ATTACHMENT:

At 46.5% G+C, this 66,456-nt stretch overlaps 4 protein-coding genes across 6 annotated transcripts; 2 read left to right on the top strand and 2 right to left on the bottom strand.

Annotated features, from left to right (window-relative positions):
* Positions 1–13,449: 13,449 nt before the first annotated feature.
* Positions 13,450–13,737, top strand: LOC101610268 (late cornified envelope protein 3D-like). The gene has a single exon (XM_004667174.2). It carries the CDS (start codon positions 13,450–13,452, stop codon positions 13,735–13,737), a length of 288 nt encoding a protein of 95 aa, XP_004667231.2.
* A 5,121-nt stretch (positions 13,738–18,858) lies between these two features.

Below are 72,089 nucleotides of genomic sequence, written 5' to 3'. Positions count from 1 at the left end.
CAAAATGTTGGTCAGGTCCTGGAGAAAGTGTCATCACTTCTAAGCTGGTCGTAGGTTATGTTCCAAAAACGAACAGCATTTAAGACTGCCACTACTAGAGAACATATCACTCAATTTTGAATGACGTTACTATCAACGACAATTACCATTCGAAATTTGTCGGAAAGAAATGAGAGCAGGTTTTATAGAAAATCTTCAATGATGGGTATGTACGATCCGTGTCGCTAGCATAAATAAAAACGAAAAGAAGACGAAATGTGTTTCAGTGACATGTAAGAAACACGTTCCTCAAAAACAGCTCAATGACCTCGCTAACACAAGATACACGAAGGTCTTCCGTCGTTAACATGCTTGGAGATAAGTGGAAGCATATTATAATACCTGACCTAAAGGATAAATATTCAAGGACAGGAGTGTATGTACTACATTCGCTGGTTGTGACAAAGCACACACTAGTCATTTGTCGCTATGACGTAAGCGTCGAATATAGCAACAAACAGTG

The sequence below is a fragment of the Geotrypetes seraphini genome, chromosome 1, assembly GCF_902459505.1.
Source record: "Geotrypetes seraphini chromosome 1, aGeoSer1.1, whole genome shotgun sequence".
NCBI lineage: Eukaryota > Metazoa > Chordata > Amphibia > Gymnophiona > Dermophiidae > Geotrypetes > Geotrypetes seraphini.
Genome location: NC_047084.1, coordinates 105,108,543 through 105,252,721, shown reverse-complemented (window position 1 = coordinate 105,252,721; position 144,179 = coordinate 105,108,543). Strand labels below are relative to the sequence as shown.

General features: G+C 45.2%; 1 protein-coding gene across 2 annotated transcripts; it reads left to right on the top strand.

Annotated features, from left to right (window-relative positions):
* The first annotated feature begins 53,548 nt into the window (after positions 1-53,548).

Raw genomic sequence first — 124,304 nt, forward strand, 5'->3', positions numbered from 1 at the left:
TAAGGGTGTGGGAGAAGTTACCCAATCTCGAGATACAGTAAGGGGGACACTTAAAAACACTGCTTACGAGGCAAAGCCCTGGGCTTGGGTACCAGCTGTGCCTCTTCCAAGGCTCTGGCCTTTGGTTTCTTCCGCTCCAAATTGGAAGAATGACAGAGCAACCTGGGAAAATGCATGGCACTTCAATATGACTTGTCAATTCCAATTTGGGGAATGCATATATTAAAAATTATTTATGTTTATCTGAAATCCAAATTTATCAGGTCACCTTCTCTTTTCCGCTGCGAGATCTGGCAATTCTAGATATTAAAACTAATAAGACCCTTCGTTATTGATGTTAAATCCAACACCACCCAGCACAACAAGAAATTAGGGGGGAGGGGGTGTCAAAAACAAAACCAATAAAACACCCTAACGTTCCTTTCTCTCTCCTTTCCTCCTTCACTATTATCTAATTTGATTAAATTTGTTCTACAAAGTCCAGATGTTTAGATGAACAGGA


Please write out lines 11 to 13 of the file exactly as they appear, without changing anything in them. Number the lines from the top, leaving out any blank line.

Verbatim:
Genome location: NC_047084.1, coordinates 105,108,543 through 105,252,721, shown reverse-complemented (window position 1 = coordinate 105,252,721; position 144,179 = coordinate 105,108,543). Strand labels below are relative to the sequence as shown.

General features: G+C 45.2%; 1 protein-coding gene across 2 annotated transcripts; it reads left to right on the top strand.

Annotated features, from left to right (window-relative positions):